Hypothyroidism and Anemia
Anemia is diagnosed in 20-60% of patients with hypothyroidism and is often
the first sign of hypothyroidism. Diagnosis of hypothyroidism should be
considered in every case of anemia with uncertain etiology because
sometimes signs of overt hypothyroidism needn’t necessarily be evident.
According to the National Heart, Lung, And Blood Institute, anemia is
the most common blood disorder affecting more than 3 million Americans.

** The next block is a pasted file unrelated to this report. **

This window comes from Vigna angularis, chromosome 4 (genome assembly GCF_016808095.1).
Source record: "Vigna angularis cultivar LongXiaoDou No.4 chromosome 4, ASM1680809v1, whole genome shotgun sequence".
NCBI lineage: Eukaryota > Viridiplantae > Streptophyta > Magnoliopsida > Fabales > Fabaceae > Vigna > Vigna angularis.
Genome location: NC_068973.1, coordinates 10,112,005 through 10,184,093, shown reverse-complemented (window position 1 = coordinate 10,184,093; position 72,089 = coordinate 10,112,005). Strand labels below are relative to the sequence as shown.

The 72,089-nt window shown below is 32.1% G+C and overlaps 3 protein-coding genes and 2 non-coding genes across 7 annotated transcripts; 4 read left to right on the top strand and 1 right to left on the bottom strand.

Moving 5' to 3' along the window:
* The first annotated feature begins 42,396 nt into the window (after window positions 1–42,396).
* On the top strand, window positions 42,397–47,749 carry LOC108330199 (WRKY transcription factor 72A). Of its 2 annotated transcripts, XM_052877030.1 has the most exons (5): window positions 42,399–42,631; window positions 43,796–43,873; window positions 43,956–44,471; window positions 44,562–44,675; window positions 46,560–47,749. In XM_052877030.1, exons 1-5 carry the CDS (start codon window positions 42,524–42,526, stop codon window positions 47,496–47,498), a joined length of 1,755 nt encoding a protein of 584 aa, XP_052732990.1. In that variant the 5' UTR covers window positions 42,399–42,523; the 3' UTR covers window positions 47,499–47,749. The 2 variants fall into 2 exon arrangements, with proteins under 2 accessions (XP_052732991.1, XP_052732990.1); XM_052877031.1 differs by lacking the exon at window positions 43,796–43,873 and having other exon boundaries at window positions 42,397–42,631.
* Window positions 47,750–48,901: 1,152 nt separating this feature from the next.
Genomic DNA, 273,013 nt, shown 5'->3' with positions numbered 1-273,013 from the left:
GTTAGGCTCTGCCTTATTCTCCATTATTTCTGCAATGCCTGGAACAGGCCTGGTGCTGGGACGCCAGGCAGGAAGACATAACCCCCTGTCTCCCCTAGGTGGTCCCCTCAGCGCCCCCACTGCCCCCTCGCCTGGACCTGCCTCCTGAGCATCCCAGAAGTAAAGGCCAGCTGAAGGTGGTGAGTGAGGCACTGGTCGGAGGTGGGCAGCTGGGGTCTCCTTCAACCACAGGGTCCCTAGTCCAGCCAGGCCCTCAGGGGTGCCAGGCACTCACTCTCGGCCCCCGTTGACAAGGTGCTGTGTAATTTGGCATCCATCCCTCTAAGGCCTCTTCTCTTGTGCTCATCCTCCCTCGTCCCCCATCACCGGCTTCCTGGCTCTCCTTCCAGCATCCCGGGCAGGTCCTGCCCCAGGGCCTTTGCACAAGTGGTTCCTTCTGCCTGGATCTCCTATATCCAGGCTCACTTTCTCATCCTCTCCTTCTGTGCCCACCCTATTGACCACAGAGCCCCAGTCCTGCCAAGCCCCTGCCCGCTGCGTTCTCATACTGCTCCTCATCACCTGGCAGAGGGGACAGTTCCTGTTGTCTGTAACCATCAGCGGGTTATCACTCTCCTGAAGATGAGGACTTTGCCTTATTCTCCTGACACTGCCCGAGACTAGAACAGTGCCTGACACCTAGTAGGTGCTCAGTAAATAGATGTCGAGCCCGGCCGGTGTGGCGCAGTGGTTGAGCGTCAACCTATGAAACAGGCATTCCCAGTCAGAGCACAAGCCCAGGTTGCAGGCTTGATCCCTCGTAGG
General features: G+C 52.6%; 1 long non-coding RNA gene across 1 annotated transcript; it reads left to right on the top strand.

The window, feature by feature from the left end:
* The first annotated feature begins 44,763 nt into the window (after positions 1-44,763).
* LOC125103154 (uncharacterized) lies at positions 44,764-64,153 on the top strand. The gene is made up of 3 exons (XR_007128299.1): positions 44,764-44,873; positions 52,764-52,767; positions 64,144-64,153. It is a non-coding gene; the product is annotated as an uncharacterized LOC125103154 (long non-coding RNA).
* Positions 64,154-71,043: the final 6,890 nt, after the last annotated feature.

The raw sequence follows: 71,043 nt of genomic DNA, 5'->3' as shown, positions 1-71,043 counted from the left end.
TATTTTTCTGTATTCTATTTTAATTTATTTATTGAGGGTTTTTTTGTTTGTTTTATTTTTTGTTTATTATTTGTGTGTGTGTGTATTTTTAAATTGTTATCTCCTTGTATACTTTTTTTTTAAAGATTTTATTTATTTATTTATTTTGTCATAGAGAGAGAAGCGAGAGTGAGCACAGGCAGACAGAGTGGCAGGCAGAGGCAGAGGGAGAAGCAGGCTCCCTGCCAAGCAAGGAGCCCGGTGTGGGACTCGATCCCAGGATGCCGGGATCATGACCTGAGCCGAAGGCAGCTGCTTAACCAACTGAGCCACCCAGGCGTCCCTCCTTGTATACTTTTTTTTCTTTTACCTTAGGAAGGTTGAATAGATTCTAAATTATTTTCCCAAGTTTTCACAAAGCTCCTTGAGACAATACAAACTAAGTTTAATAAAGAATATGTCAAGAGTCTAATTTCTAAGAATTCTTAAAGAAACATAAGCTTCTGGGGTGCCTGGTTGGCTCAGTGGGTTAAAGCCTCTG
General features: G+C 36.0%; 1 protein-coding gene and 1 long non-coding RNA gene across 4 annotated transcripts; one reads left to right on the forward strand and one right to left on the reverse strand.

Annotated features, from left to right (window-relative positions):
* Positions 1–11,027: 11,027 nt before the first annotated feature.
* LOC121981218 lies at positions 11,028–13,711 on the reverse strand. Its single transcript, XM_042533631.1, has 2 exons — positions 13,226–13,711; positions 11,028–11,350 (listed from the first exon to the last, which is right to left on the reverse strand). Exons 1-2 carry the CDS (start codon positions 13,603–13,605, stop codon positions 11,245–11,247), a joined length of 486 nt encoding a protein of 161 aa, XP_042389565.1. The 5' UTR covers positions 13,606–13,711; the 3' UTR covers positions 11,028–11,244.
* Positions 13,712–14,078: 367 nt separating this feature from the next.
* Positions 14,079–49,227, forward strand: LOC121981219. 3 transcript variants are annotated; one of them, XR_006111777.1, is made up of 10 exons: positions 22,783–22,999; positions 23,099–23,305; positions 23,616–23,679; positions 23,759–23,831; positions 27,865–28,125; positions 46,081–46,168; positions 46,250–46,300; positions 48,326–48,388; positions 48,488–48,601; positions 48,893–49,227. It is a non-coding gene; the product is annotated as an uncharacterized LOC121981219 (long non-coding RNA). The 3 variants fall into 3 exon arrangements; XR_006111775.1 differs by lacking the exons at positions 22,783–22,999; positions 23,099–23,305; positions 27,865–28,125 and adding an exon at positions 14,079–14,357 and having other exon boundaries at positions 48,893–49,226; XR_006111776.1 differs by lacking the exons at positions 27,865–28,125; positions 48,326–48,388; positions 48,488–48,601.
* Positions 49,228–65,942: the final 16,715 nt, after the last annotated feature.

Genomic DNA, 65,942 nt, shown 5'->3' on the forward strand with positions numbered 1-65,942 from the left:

Our red blood cells carry an iron-rich protein called hemoglobin. Hemoglobin attaches to oxygen in our lungs and delivers it through the blood to tissues throughout our body.
Having a thyroid disorder puts you at greater risk of developing anemia along with these other chronic conditions:
•Inflammatory bowel disease (IBD) •Cancer •Liver disease •Kidney disease •Autoimmune disease, About half the people who develop Lupus, for instance, have anemia •Rheumatoid arthritis (RA)
There are several different routes by which hypothyroidism can cause anemia.
I) Low stomach acid (Hypochlohydria)
II) Autoimmune destruction of a compound in the stomach lining
III) Excessive menstrual bleeding